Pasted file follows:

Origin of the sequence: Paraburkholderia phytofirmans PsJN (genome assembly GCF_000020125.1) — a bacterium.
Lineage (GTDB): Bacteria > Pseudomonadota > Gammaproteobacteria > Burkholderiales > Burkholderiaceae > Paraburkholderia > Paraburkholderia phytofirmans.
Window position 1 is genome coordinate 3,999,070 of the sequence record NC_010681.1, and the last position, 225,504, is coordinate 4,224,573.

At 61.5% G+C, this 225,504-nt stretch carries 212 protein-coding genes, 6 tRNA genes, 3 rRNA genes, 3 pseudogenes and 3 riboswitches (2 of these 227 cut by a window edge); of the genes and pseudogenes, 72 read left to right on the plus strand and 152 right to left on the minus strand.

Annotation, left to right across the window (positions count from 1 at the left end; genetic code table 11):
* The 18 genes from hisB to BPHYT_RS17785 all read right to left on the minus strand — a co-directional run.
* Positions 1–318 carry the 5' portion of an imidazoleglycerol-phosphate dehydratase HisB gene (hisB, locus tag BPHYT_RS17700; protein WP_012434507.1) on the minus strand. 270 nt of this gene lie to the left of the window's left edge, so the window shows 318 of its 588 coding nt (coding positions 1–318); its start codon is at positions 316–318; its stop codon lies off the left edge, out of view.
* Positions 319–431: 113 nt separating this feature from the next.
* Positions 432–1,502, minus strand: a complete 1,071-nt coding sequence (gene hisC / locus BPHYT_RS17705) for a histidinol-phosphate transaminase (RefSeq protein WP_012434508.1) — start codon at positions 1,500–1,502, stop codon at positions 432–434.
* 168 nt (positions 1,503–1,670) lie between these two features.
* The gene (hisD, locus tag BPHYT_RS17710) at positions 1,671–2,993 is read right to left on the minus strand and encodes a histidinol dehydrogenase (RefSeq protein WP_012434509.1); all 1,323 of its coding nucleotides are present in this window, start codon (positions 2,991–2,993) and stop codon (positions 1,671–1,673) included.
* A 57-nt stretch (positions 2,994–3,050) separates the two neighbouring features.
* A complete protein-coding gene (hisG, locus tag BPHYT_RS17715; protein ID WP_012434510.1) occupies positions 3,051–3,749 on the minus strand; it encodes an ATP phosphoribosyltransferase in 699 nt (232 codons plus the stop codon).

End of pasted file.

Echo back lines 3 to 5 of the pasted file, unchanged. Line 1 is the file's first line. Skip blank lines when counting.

Window position 1 is genome coordinate 3,999,070 of the sequence record NC_010681.1, and the last position, 225,504, is coordinate 4,224,573.

At 61.5% G+C, this 225,504-nt stretch carries 212 protein-coding genes, 6 tRNA genes, 3 rRNA genes, 3 pseudogenes and 3 riboswitches (2 of these 227 cut by a window edge); of the genes and pseudogenes, 72 read left to right on the plus strand and 152 right to left on the minus strand.

Annotation, left to right across the window (positions count from 1 at the left end; genetic code table 11):